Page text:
When he drinks, Mark gets more and more belligerent and angry. And he drinks very frequently. One night, he starts verbally slamming my birth mother and telling me that eventually, I may have to choose between him and her.  His parents back him up on this, telling me that I may have to choose between him and my biological family. I try to stand up to him for once, and I tell him that if he’s going to be like that, maybe I need to leave for a while to sort things out. This is when he jumps out of his chair, lunges towards me, grabs my shoulders, and slams me up against one of the square columns in our big, beautiful, very expensive house. My spine hits the corner of the column as he shoves me against it and I can’t move. I am terrified as the wood digs into my back and spine and he grabs my arms with every bit of strength he can.  I finally manage to wiggle out of his grip, but he grabs me with both arms and is squeezing me so hard and in such an angry rage that he is shaking. I begin to suffocate, as he has my mouth and nose sealed off.  Finally, he lets me go, and I am hyperventilating and walking in circles. He tells me that I’m doing it for attention. I truly can’t help it, how I wish he would see that. He tells me that if I tell anyone anything about that night, he will divorce me. Not wanting to be alone, not wanting another failed marriage, I don’t tell anyone. The next morning, I wake up and go into the bathroom and see my body is covered in bruises.  It is almost summer, so I have to wear long sleeves to work to hide it. This isn’t what a marriage is supposed to be, is it? How could I have made the same mistake twice?  All I ever wanted was to be loved. I know that I have a lot to offer a partner. My parents taught me how to be a loving person, and although I’m not perfect, I want a happy marriage and to be in love and share my life with someone who loves me back. And, if I leave this one, who would possibly ever want me? Especially with me only being in my 20s.  What’s more, who would believe me anyway? He seems like the nicest guy you would ever meet to anyone who doesn’t live at home with us. He holds doors for old ladies, knows everything right to say, and seems very mild-mannered. No one knows the violence I live with at home.  I keep asking myself why he hurt me like he did. After all, when we first started dating, he actually had tears in his eyes when he told me he couldn’t believe the things my first husband did to me, and how he would never lay a hand on me. And now look at what has happened.  Shortly after this incident, Mark tells me he wants to buy a handgun. I keep wondering why he wants a gun, as he has never had one before. It frightens me.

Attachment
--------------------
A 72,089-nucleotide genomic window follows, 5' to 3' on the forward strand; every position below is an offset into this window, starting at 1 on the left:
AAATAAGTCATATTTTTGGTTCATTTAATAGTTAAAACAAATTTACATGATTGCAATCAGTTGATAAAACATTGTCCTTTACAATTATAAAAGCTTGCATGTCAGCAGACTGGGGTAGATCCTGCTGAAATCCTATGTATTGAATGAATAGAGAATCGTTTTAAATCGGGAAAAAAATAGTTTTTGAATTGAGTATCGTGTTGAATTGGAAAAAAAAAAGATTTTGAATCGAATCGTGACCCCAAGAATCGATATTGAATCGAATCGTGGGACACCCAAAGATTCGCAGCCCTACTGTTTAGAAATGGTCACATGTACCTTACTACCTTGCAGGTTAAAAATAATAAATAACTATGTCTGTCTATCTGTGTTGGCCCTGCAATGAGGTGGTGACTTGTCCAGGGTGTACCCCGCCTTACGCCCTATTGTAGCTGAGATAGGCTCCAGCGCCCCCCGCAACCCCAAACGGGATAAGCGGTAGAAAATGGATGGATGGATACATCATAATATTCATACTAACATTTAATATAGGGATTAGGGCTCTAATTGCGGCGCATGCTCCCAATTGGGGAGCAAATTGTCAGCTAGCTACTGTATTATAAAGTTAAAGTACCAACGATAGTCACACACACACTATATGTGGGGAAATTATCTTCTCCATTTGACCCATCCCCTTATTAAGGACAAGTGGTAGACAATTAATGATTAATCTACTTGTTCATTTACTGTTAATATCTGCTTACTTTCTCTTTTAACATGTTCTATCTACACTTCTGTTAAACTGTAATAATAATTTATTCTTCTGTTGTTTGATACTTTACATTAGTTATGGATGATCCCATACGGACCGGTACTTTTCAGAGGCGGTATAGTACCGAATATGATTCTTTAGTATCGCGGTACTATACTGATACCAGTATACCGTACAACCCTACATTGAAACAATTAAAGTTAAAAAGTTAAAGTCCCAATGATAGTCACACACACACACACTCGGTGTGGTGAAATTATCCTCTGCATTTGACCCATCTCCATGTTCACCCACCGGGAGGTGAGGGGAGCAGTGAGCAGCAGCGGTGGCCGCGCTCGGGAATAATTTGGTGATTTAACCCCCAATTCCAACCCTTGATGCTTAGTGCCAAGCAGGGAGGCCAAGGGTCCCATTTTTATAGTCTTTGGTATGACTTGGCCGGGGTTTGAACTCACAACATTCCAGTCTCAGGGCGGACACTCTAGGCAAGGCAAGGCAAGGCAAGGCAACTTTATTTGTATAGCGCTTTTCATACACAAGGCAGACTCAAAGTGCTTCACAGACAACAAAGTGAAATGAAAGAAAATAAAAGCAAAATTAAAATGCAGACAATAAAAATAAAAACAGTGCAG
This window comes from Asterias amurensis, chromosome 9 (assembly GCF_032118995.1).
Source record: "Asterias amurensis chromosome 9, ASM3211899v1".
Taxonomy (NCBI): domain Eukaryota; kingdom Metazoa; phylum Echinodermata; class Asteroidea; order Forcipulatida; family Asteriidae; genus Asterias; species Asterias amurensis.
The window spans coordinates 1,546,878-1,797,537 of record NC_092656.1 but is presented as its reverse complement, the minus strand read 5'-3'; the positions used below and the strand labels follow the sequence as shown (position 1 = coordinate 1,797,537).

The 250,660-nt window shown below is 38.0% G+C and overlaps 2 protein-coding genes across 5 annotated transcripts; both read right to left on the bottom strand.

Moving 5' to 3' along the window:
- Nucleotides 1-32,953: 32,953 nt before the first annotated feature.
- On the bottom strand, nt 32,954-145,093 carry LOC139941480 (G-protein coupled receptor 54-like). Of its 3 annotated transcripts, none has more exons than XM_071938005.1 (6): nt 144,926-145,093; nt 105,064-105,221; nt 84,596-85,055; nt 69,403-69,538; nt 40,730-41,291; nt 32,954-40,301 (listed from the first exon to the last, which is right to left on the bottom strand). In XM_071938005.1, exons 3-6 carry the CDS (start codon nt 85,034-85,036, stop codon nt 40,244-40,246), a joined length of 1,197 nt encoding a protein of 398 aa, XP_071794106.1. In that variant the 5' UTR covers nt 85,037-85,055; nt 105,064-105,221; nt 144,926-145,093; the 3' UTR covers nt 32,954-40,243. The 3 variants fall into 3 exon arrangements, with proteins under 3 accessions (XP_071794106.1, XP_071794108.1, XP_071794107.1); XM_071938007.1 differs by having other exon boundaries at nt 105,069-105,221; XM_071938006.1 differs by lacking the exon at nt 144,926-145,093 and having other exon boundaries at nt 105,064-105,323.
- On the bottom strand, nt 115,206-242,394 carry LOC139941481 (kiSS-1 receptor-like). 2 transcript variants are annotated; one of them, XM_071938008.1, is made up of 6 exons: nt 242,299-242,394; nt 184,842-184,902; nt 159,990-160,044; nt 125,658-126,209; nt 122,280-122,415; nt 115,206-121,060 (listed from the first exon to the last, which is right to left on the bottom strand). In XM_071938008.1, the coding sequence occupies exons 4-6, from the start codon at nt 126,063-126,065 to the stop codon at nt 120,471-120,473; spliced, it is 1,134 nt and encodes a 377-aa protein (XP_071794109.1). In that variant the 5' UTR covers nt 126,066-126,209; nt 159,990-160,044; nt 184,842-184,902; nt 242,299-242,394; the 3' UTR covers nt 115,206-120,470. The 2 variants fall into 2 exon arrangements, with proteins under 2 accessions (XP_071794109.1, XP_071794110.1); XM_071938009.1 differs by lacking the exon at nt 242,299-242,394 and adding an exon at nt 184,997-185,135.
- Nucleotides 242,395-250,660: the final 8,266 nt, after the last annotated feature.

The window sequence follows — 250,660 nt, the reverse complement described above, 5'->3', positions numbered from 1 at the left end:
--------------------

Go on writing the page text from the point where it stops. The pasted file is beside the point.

Not long after this incident, I finally get the courage to leave. Mark tells me that I need to pay him thousands of dollars, even though he has over $100,000 of his own in the bank. His reasoning is that there was a short time in the marriage when I did not work, and I need to reimburse him for, as he puts it, taking care of me. Not wanting to argue, I write him a check for the amount he asks, emptying my savings in the process. His parents hate me, and by this point, he has told everyone that I cheated on him, which I did not. He has made up things about me and made me feel so humiliated. I just want to crawl into a hole and die.
 I’m 26 years old, and I have left my second abusive relationship. I don’t know it yet, but this is not the last abuser to come into my life.
Thanks to my dear friend “Stephanie” for sharing her story.  I’ve know her since her first abusive marriage was ending, and have seen the devastating effects of domestic violence on her life. But I also stand amazed at her resilient spirit. Please pray for her continued healing and restoration. 

When Praying Makes Things… Worse?

Have you ever prayed fervently for a situation to change, only to find matters getting worse? I know I have. I have seen it many times in my years of working with victims of domestic violence. In these situations, things often escalate to unbearable in spite of ardent prayers and abundant effort. It sometimes seems as if God doesn’t see or care about our struggles. After all, if He was on our side, wouldn’t circumstances improve? However, if scripture is to be our guide, we need to look at how He worked with His people there to see if that expectation is valid.